Sunrise Over Finger Lakes, Belhurst Castle, Geneva New York

In terms of preparation and equipment, the Belhurst "Castle Wedding" is one of the most elaborate and challenging, yet rewarding wedding services I've played. The morning after, I arose before sunrise and "chilled out" on the lake shore, waiting for daylight.

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Olympus E-500, 14mm, f4.5 @ 1/60 s. November 1, 2009.

Recordings (mp3)







The Troubadours

Jean Marvin - Accompanist

George Gauthier - Vocalist

Guy Zumpetta - Wind Synthesizer

What is that?

Yamaha WX7In 1988, I bought a Yamaha WX7 wind controller, and music making has never been quite the same. Invariably, I get the question, "What is it." The fullest, most complete answer would be rewarding with punishment, so my usual short reply is "It's an electronic instrument. You play it like a saxophone but makes no sound of its own. It plugs into THAT (pointing to the synthesizer module), which generates the sound, and that can pretty much sound like anything."

As to the Why of the wind controller, it is like carrying a truckload of instruments in a briefcase. If the mood of the music demands a violin or trumpet or whatever, it is available with a few button presses. If you want a different playing response, you can change it. If you want to sound like two instruments playing in unison, (e.g. a flute with an oboe), you can layer them. There are other reasons, but it's safe to say, "If you can imagine it, you can probably do it."

The chief disadvantage of wind synthesis is it can be difficult or impossible to fully duplicate the response and playing characteristics of a given instrument. This is especially true of bowed instruments (e.g., violin or cello), where you must stop blowing occasionally to breathe, and you are generally limited to playing the sound of one string at a time.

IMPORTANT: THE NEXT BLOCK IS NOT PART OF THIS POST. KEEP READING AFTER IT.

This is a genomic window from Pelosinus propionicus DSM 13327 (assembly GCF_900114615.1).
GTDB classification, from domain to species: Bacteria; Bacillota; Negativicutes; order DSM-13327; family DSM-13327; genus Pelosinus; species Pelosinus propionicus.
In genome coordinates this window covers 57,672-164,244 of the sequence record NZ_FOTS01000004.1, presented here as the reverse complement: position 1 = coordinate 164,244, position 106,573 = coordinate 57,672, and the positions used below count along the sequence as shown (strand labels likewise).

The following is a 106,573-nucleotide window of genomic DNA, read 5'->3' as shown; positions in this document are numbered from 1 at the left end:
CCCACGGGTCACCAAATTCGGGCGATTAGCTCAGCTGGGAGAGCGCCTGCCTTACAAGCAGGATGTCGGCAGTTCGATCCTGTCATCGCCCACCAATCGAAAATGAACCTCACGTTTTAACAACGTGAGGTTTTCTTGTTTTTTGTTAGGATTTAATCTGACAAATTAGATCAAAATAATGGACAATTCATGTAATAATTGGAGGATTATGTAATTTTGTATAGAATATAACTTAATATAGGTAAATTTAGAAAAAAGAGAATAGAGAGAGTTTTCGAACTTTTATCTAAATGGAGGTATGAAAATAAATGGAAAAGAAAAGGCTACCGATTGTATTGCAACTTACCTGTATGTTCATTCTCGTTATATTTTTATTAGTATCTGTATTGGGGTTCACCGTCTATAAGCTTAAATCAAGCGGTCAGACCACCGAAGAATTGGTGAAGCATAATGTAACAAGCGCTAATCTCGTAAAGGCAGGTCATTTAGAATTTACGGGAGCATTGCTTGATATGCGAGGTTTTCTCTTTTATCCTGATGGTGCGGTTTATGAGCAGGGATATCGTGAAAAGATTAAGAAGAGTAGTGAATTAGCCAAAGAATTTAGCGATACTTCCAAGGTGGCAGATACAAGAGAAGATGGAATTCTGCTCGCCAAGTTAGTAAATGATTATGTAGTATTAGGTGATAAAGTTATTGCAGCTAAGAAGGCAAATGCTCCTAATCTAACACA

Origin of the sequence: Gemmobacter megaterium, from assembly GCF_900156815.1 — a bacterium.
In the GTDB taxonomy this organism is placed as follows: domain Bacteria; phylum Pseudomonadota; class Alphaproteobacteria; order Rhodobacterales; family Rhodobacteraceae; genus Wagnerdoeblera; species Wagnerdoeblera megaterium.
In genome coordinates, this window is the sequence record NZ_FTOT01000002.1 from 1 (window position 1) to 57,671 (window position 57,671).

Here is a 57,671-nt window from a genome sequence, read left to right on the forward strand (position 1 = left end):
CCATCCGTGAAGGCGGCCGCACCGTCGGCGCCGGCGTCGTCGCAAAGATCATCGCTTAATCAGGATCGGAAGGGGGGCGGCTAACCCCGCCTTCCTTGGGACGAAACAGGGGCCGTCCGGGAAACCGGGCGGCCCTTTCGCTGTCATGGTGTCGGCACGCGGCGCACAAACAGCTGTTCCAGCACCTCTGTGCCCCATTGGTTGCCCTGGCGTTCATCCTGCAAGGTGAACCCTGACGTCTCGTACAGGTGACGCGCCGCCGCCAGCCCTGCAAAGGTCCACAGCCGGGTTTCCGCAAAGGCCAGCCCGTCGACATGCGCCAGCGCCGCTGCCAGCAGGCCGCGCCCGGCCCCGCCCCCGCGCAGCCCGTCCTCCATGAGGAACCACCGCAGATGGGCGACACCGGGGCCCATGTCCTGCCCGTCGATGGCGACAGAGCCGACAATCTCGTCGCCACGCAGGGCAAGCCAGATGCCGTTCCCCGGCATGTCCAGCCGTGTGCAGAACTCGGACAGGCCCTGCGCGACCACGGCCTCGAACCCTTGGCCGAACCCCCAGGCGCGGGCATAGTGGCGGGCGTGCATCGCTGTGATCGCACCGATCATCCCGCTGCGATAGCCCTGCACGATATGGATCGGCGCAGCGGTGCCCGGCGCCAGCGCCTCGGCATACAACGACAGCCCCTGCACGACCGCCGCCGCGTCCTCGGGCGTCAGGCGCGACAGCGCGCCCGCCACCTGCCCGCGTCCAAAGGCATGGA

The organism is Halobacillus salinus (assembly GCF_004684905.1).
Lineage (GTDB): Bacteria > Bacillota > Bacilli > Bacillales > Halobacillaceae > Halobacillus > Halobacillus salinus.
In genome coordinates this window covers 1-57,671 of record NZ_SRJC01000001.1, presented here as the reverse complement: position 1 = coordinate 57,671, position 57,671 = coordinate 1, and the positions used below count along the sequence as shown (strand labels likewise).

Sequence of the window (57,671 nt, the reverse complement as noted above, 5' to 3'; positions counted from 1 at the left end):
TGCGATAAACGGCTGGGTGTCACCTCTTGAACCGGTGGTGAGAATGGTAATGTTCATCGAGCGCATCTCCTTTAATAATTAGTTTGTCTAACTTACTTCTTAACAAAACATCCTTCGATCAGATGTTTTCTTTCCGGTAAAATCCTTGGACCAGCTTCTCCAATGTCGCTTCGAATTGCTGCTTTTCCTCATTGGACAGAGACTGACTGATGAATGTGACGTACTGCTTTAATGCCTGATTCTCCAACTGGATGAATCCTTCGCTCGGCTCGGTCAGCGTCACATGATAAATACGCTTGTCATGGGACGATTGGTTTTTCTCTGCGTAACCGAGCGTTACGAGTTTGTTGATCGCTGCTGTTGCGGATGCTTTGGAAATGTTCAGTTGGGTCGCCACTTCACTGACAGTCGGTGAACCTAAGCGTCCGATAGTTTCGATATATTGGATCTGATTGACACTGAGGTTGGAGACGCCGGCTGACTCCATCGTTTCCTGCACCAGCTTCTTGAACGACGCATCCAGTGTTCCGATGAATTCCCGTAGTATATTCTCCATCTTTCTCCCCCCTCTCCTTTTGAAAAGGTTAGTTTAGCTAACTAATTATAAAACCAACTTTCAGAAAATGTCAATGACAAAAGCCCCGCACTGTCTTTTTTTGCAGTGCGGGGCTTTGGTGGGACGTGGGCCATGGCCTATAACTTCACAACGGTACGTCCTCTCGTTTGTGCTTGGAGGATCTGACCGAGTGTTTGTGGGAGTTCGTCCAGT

Regardless of realism, the wind controller visual can ruin the ceremony of a musician making music for the listener. When we hear a trumpet, we expect to see a trumpet. Seeing anything else tends to throw a speed bump into the listening process. Playing a wind controller unseen, such as in a pit orchestra or choir loft, can make this a non-issue.

Sound module — the "Brains"

Roland JD-990What usually escapes further query is the synthesizer module, which is probably more relevant to the original question than the wind controller.  The WX7 makes no sound of its own, so the final result depends heavily on the basic sound quality and programmability of the module. I've used Yamaha, Korg, Yamaha, and Roland modules with the WX7. Most are "sample playback" units, where playing a note sounds a recorded snip of the instrument that has been looped and filtered to produce a sustained tone.

As a rule, I've needed to reprogram patches to optimize each module for the WX7. My current modules include the Roland JV-1010, XV-2020, and XV-5080 modules. Selections at the right were played using a Roland JD-990.

Wind synthesis — the Artistry

Playing a wind synthesizer might seem like a "free lunch." Many aspects of traditional instruments (mouthpiece embouchure, reed or string selection, unique playing techniques, etc.) are removed from the equation. However the wind player must substitute expertise in programming, an understanding of the physics of multiple instruments, and a mastery of each playing style. In either case, there remains the need for proficiency, inspiration, and musicianship.

Make no mistake: there is no substitute for a real instrument and its unique capabilities and tonality. Nothing can replace a Stradivarius -- maybe not even another Strad. With this in mind, playing a wind synthesizer as a means of realizing a musical vision and enhancing the musical experience is, nonetheless, perfectly valid. Having artistry completely transcend technology, so that thought translates directly into music, is the mark.

About the recordings

The MP3 audio files linked on the right of this page were recorded with a Zoom H4 Handy Recorder. A Roland electronic keyboard, Roland JD990 synthesizer module, and Shure SM58 microphone were fed into a Dod R855 mixer. The keyboard and JD990 were panned left and right, and the microphone centered in the sound field to permit some balance adjustment of keyboard or synthesizer levels relative to vocals during the final mix. The raw audio files were processed using Audacity software.

Article about programming modules for wind control: Windworks Design blog